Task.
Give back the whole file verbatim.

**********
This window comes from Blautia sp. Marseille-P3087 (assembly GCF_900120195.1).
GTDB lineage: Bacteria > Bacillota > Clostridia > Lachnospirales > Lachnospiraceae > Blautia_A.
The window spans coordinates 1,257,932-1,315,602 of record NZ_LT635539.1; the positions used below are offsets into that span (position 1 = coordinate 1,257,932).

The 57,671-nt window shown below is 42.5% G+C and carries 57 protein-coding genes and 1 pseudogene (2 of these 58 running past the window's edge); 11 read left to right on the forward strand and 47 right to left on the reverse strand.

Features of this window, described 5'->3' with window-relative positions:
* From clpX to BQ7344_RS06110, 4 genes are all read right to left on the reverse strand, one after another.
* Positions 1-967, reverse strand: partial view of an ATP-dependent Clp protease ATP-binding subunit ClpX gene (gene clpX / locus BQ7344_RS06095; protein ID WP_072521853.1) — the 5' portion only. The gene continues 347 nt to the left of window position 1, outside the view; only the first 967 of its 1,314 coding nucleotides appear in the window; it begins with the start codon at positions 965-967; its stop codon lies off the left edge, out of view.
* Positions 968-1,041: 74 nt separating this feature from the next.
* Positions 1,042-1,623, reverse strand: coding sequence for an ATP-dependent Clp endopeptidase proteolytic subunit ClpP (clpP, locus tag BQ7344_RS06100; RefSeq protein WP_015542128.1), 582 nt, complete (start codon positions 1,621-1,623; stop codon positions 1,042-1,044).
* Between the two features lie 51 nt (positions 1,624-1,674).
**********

This window comes from Blautia sp. Marseille-P3087 (assembly GCF_900120195.1).
GTDB lineage: Bacteria > Bacillota > Clostridia > Lachnospirales > Lachnospiraceae > Blautia_A.
The window spans coordinates 1,257,932-1,315,602 of record NZ_LT635539.1; the positions used below are offsets into that span (position 1 = coordinate 1,257,932).

The 57,671-nt window shown below is 42.5% G+C and carries 57 protein-coding genes and 1 pseudogene (2 of these 58 running past the window's edge); 11 read left to right on the forward strand and 47 right to left on the reverse strand.

Features of this window, described 5'->3' with window-relative positions:
* From clpX to BQ7344_RS06110, 4 genes are all read right to left on the reverse strand, one after another.
* Positions 1-967, reverse strand: partial view of an ATP-dependent Clp protease ATP-binding subunit ClpX gene (gene clpX / locus BQ7344_RS06095; protein ID WP_072521853.1) — the 5' portion only. The gene continues 347 nt to the left of window position 1, outside the view; only the first 967 of its 1,314 coding nucleotides appear in the window; it begins with the start codon at positions 965-967; its stop codon lies off the left edge, out of view.
* Positions 968-1,041: 74 nt separating this feature from the next.
* Positions 1,042-1,623, reverse strand: coding sequence for an ATP-dependent Clp endopeptidase proteolytic subunit ClpP (clpP, locus tag BQ7344_RS06100; RefSeq protein WP_015542128.1), 582 nt, complete (start codon positions 1,621-1,623; stop codon positions 1,042-1,044).
* Between the two features lie 51 nt (positions 1,624-1,674).